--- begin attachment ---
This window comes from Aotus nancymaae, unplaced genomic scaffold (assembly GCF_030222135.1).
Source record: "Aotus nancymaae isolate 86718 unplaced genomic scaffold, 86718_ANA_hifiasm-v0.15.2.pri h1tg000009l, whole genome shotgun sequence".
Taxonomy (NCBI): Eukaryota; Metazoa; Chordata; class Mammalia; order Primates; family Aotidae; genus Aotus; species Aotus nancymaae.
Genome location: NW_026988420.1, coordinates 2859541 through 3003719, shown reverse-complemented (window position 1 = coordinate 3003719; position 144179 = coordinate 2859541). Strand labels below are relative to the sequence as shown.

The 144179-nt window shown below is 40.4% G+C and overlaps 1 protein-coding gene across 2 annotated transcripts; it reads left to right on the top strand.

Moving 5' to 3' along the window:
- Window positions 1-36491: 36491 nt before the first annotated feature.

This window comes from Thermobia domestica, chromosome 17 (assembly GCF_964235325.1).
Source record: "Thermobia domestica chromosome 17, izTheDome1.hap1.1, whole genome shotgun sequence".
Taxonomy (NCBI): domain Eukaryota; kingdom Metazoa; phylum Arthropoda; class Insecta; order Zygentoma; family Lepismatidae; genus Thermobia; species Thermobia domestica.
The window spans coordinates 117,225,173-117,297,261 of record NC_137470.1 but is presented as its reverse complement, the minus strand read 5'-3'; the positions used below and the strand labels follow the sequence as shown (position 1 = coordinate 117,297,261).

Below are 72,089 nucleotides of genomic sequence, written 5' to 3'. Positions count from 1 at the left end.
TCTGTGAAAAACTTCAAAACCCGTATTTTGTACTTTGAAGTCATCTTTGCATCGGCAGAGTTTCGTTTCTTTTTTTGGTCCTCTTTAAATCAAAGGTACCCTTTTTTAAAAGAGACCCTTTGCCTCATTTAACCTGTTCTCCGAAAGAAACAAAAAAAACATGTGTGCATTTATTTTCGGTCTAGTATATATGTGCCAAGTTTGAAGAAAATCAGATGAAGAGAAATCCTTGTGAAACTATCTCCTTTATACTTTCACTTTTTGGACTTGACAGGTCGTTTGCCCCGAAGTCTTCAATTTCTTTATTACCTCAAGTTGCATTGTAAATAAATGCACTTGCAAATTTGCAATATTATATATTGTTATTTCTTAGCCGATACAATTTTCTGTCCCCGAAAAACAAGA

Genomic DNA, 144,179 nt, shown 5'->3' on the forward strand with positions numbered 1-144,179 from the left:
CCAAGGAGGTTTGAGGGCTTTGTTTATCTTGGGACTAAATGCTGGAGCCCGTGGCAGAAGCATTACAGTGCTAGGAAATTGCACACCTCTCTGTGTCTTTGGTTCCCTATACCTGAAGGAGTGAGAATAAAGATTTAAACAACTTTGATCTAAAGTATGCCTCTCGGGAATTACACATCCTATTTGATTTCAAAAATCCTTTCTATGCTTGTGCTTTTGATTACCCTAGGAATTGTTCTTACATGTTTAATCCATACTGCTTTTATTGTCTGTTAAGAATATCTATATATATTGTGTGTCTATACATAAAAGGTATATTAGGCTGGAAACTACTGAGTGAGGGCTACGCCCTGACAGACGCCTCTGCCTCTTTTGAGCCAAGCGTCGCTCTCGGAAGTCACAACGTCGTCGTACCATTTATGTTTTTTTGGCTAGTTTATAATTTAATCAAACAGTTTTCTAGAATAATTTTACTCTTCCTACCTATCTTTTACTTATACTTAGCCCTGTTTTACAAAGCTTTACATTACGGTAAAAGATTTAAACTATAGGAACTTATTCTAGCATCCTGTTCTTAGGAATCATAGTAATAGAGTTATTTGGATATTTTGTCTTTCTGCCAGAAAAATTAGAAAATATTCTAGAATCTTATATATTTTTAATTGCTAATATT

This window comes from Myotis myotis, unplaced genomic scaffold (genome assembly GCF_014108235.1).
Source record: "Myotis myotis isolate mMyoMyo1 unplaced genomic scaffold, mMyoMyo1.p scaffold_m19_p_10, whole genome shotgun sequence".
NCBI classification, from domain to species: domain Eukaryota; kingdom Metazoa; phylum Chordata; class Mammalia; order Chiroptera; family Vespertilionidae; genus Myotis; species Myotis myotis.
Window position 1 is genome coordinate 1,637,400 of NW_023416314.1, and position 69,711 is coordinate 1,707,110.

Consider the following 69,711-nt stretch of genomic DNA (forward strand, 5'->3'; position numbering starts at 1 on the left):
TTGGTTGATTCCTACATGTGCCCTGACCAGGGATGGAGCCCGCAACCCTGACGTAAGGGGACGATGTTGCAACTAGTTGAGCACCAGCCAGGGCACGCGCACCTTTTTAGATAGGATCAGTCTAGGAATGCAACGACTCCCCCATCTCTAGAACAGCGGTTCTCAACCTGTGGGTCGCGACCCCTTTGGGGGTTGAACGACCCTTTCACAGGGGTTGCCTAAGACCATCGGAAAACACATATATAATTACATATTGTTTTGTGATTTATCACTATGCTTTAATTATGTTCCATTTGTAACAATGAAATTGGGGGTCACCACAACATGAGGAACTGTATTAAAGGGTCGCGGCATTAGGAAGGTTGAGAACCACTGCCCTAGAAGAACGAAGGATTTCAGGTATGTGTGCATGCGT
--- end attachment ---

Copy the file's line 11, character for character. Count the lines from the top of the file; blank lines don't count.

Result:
The window spans coordinates 117,225,173-117,297,261 of record NC_137470.1 but is presented as its reverse complement, the minus strand read 5'-3'; the positions used below and the strand labels follow the sequence as shown (position 1 = coordinate 117,297,261).